conservation, developmental biology
Embryo Watch
Embryo Watch
Jef Akst | May 5, 2016
A new culture system allows researchers to track the development of human embryos in vitro for nearly two weeks.
Cellular Pruning Follows Adult Neurogenesis
Cellular Pruning Follows Adult Neurogenesis
Kerry Grens | May 2, 2016
Newly formed neurons in the adult mouse brain oversprout and get cut back.
Eye on the Tiger
Eye on the Tiger
Catherine Offord | Apr 13, 2016
Following a century of decline, the global population of wild tigers grows.
A Gut Feeling
A Gut Feeling
The Scientist Staff | Apr 1, 2016
See profilee Hans Clevers discuss his work with stem cells and cancer in the small intestine.
Capsule Reviews
Capsule Reviews
Bob Grant | Apr 1, 2016
Lab Girl, The Most Perfect Thing, Half-Earth, and Cosmosapiens
Guts and Glory
Guts and Glory
Anna Azvolinsky | Apr 1, 2016
An open mind and collaborative spirit have taken Hans Clevers on a journey from medicine to developmental biology, gastroenterology, cancer, and stem cells.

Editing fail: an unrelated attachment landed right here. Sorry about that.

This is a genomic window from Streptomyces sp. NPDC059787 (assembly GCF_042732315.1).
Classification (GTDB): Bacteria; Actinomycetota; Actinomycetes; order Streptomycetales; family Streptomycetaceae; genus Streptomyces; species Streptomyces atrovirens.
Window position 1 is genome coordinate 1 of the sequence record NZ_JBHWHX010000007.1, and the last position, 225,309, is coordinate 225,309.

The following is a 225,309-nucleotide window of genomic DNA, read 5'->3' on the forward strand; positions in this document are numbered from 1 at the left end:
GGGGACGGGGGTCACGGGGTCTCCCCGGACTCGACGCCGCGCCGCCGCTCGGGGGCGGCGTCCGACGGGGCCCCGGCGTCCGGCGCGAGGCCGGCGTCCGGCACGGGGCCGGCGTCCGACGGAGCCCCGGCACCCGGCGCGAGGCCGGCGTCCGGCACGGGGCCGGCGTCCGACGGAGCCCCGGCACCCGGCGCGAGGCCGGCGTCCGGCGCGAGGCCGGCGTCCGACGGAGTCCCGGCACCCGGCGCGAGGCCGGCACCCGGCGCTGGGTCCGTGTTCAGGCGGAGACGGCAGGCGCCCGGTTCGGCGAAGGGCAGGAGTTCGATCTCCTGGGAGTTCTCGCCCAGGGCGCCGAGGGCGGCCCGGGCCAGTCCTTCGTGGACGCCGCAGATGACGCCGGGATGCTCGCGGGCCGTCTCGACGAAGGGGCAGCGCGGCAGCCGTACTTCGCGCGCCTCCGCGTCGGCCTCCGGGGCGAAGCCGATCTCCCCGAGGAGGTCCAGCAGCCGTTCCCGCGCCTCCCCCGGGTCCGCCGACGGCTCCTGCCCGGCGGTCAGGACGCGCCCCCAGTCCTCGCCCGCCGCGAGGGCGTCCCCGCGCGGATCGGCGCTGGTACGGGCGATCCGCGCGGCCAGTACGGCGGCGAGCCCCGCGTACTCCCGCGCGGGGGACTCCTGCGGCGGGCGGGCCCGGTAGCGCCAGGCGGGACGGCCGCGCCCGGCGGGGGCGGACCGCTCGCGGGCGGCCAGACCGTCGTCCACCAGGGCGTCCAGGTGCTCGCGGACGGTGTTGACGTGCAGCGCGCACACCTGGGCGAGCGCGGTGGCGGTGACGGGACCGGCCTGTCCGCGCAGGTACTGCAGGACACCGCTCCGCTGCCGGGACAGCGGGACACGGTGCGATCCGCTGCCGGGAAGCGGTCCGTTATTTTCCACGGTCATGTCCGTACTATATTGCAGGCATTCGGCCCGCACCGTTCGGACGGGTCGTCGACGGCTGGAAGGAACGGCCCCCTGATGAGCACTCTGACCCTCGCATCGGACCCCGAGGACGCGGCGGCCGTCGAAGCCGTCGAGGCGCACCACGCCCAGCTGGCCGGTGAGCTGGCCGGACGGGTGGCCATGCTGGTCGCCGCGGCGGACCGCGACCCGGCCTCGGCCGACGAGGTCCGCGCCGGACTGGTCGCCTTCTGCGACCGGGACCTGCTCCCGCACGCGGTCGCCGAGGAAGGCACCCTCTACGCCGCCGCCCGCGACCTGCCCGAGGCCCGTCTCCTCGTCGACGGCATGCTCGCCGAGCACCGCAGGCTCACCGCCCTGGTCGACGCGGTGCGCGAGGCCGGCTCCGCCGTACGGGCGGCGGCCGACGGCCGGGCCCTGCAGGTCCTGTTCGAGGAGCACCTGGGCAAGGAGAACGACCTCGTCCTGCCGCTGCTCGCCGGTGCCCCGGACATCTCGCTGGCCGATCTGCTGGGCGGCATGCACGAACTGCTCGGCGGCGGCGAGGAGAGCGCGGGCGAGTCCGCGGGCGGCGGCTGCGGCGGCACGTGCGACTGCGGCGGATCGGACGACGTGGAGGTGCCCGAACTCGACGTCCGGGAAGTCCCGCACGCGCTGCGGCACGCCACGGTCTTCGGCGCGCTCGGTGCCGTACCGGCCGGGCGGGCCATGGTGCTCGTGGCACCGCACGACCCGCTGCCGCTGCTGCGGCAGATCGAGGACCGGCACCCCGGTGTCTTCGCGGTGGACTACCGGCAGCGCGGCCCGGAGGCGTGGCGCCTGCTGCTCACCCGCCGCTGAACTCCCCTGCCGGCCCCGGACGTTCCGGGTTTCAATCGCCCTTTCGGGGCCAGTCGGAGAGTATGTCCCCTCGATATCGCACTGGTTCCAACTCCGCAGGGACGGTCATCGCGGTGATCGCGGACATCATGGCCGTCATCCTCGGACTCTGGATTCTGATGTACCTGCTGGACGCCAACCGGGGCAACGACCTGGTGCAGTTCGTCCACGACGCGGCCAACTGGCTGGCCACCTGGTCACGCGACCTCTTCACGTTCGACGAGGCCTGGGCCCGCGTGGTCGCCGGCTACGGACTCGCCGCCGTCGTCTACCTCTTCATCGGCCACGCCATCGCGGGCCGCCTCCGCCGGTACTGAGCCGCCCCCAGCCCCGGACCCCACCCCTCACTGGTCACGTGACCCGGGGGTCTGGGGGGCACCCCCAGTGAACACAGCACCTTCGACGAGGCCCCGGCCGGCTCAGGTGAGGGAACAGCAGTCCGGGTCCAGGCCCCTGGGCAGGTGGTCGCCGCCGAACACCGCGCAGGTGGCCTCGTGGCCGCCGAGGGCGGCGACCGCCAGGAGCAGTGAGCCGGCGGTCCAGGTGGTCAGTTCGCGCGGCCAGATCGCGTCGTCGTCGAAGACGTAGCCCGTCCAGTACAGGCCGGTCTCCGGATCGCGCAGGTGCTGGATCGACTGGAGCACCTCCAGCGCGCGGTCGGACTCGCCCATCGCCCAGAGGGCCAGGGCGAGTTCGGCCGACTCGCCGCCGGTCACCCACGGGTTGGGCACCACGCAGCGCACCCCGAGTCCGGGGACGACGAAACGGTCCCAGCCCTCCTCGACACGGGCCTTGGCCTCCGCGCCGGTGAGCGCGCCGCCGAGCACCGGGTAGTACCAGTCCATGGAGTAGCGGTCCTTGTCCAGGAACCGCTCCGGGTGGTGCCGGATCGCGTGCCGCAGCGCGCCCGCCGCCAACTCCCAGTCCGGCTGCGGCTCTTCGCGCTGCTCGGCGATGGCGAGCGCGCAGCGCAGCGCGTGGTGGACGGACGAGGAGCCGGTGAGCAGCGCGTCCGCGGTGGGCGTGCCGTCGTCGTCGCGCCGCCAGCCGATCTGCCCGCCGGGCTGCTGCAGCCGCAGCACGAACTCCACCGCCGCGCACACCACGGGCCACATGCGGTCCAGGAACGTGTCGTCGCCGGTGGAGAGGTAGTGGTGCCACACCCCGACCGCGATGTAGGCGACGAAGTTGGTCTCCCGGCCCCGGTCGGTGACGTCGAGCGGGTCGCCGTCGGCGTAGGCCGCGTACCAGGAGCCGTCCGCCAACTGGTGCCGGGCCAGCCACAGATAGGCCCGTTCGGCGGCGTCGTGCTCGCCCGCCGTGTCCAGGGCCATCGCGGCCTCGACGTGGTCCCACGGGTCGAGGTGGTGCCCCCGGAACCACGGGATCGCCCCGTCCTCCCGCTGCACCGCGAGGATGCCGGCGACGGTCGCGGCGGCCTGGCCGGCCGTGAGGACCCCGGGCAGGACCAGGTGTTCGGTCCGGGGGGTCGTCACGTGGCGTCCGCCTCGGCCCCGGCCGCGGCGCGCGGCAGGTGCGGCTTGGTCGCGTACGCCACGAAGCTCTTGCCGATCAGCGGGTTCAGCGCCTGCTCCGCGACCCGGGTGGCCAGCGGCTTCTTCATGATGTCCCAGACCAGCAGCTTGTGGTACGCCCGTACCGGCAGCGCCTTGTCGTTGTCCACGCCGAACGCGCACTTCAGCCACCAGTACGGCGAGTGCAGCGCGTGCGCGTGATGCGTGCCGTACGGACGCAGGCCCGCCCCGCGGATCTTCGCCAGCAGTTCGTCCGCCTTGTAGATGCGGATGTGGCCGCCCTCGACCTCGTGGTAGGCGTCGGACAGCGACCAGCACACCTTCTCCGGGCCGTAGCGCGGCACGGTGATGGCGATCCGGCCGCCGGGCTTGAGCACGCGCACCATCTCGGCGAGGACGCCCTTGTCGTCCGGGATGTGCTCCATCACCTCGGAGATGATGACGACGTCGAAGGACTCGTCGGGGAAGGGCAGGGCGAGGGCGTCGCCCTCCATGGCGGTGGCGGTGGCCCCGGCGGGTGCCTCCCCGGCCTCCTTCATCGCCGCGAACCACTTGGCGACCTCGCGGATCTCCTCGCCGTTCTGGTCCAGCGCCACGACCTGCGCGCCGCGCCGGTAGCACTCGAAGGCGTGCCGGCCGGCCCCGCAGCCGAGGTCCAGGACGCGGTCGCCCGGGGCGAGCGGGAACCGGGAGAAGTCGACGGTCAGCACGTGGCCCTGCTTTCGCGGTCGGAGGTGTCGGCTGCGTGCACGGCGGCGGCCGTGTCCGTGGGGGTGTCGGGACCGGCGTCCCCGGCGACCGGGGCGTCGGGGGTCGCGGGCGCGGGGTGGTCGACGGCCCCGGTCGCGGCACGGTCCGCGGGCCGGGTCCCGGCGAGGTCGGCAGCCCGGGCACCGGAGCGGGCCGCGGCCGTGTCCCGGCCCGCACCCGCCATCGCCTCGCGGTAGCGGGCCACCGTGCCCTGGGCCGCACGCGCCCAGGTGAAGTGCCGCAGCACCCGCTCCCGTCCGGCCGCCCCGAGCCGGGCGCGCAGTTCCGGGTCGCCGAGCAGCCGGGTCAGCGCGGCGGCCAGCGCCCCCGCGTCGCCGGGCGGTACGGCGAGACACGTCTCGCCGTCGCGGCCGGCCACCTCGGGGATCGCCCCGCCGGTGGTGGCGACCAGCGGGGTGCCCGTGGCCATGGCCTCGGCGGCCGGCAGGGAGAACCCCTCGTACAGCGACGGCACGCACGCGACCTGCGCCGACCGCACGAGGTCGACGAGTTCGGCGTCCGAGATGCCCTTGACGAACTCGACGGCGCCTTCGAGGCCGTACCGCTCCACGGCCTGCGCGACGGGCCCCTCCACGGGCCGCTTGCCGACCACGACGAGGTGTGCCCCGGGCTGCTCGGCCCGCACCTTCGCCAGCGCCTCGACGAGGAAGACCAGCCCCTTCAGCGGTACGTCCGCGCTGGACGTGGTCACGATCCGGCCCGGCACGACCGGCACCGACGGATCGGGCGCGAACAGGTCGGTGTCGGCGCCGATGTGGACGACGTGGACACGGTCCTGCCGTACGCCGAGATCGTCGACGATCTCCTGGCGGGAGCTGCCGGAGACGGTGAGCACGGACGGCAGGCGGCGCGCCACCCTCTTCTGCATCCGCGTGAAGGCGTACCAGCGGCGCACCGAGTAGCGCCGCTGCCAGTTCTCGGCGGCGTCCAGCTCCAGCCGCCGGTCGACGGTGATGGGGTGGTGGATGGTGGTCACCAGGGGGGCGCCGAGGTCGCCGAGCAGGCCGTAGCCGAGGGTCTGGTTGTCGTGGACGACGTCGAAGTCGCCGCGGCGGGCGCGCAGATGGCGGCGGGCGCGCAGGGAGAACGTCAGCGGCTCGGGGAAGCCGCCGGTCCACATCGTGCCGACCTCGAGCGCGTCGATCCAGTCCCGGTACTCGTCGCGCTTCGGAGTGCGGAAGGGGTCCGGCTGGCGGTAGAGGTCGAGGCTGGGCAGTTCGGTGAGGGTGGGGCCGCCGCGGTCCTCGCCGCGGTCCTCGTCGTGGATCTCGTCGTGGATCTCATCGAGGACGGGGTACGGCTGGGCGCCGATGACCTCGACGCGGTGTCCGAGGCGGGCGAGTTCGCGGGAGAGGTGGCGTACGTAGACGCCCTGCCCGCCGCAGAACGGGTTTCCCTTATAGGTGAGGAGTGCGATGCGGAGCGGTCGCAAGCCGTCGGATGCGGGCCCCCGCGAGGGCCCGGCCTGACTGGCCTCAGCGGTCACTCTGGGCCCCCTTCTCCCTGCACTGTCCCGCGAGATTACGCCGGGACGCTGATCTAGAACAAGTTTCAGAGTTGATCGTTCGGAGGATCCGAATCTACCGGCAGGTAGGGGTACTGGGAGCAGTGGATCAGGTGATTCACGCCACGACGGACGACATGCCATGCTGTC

Migrating Monarch Numbers Rebound
Migrating Monarch Numbers Rebound
Bob Grant | Mar 1, 2016
The iconic butterflies have flocked to their Mexican overwintering grounds, seemingly reversing recent population declines.
TS Picks: February 29, 2016
TS Picks: February 29, 2016
Bob Grant | Feb 29, 2016
Reintroduced apes facing challenges; Zika conspiracy theories sow confusion; UK researchers nervous about new anti-lobbying law
Adjustable Brain Cells
Adjustable Brain Cells
Ruth Williams | Feb 18, 2016
Neighboring neurons can manipulate astrocytes. 
A Century of Science on Stamps
A Century of Science on Stamps
Karen Zusi | Jan 1, 2016
Countries have used postage stamps to commemorate scientific achievements—sometimes with erroneous zeal—since the early 1900s.